Life Online: Humor in the Hated Error Message

Error messages. We love to hate them. They’re like that whack-a-mole game we played as kids. You hit them to make them disappear only to have another show up mocking you from a nearby location. On and on they seem to go, only unlike the game the errors don’t stop coming after a certain number of encounters.

As one in the field of User Experience (UX) one of our major goals is to prevent those pesky little messages from ever appearing, but despite our best intentions errors still happen. Because of this in Jakob Nielsen’s ‘Ten Usability Heuristics’ Error prevention has a friend known as Help users recognize, diagnose and recover from errors. Here is his recommendation on how to accomplish that:

Error messages should be expressed in plain language (no codes), precisely indicate the problem, and constructively suggest a solution.

It’s good right? None of us like getting the messages that say some random line of letters and numbers is having an issue with port 80 and needs your attention. Well, developers probably like those, but for the rest of the world it tells us nothing other than that our computers hate us in that moment in time. Plain language is a very good thing.

So, earlier this afternoon I got an IM from the Product Owner (lead) for the team I work with asking me to write an error message. It turns out that people who have cookies turned off in their browser couldn’t get past the first page of our sign-up process. I asked a couple questions then quickly mocked up samples for them. They were narrowed down to these two potential options.

Option 1

We know cookies can be hard to share, but we need them in order to proceed. Please check your privacy settings to make sure they are not disabled.

Option 2

Please check your privacy setting and makes sure cookies are enabled in order to proceed.

These were read by a fellow UXer, the Product Owner and myself. We all had the same reaction and I found it fascinating. Personally we all liked ‘Option 1’ better, but felt that we should use ‘Option 2’ in the actual message users read. We even agreed that we prefer a sense of humor when we encounter error messages, but that was not (as far as I am aware) the message that was chosen.

Why? Because convention, standards and even our heuristics tell us that that’s what we’re supposed to do. In fact the heuristic previous to the one previously quoted says that ‘dialogues should not contain information which is irrelevant or rarely needed’. In other words, no joking about cookies.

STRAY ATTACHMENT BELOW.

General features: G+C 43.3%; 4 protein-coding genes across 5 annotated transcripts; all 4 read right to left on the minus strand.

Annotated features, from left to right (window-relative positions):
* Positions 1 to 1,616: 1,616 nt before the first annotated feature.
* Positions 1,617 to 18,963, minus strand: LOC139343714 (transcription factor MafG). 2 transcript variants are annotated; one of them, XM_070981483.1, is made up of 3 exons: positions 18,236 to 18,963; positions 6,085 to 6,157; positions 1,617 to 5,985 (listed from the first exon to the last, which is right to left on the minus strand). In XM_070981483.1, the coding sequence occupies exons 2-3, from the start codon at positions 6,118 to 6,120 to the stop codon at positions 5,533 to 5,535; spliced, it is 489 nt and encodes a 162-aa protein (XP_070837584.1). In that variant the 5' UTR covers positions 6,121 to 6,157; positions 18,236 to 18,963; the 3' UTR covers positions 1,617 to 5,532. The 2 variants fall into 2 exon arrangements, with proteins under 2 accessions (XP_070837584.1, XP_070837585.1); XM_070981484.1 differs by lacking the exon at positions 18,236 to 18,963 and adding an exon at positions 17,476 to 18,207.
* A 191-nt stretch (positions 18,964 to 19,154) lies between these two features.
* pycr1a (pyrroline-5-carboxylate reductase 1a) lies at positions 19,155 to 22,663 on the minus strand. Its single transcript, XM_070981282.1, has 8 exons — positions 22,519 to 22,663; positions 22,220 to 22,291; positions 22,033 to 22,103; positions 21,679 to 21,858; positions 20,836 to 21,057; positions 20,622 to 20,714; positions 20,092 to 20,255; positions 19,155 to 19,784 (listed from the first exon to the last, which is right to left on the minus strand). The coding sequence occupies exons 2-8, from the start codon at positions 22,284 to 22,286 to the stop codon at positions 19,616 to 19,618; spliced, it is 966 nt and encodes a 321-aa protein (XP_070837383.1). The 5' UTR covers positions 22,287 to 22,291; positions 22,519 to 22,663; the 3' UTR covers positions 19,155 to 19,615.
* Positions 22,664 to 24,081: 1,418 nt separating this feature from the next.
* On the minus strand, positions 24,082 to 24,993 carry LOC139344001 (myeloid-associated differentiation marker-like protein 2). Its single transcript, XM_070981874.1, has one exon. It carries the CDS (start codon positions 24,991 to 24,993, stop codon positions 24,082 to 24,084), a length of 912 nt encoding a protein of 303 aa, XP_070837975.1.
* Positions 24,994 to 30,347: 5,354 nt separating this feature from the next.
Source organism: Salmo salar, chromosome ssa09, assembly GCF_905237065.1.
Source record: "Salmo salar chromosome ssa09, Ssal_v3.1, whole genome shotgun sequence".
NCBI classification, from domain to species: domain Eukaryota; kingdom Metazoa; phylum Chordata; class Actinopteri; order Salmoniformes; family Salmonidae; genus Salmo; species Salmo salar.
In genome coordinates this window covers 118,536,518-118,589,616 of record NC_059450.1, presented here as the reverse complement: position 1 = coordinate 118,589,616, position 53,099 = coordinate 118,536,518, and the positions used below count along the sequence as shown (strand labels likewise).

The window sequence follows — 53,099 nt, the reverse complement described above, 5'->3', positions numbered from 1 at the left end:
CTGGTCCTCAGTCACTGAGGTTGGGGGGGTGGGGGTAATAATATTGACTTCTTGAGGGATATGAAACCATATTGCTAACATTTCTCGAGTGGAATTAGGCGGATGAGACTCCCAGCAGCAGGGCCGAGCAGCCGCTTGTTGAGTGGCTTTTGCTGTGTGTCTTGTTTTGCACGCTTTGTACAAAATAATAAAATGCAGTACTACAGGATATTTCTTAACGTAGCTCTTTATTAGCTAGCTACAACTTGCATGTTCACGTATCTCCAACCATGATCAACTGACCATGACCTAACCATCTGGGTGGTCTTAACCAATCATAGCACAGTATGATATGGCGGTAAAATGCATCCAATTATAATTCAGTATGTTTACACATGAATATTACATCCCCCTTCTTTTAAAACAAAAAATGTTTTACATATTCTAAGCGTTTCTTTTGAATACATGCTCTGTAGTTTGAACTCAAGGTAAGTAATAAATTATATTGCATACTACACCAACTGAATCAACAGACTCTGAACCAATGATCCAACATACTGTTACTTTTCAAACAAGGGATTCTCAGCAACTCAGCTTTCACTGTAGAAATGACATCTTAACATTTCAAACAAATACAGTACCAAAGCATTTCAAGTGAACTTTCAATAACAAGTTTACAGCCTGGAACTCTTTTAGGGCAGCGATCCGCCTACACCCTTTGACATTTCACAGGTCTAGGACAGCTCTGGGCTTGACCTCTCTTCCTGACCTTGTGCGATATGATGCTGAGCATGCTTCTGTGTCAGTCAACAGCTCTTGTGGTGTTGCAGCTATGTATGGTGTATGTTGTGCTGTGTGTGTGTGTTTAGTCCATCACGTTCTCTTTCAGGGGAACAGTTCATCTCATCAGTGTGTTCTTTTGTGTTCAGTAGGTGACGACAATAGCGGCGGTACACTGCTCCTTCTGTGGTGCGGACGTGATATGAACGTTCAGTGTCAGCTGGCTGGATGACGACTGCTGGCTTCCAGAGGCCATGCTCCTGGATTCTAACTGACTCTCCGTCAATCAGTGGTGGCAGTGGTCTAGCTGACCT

Now, I know I have a bit of a quirky sense of humor. I’ve even got a category in my blog known as ‘Shenanigans’. What I’m curious about is what the actual users of the internet think.

Which option would you rather see if you got that error?

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5 Comments (+add yours?)

  1. Mr. J
    Jul 20, 2010 @ 15:31:32

    Quite obviously the first one. :P

    Reply

  2. Joshua Lay
    Jul 20, 2010 @ 19:06:38

    I think it depends on the severity of the error.

    In your example just enabling cookies allowed them to get to the signup landing page. Something instructional like Option 2 works perfectly as it’s clear and concise. People are more likely to realise they should act on it.

    Option 1 would be suited for a more serious error. Something that prevents a user from achieving something. In that sense humour is a good device to calm them down when explaining the situation. There’s nothing they can do to resolve the error.

    Giving a bit more of a human element to that error would help reduce frustration in my opinion.

    Reply

  3. Zachary Spencer
    Jul 20, 2010 @ 20:38:55

    If you need a volunteer for taking bites from said cookie, I am more than willing too.

    And screw hueristics. I’d rather see a/b testing of the two options with some kind of goal (I.e. people who leave the site vs. fix the problem and continue)

    Reply

  4. Adam
    Jul 21, 2010 @ 11:20:04

    I think that it doesn’t have to be either/or (humor or clear instruction).

    My suggestion would be to lead with the clear instruction but maybe soften it a bit at the end, such as “Please check your privacy settings and makes sure cookies are enabled in order to proceed. Optional: check your pantry for cookies and have one.”

    Or whatever. You get the idea – my only objection to option 1 is that the extra words at the beginning confuse the issue and dilute what should be a clear call to action. I think humor is always a plus, if it fits with the brand. It’s one reason I love using MailChimp – their UX is great.

    Reply

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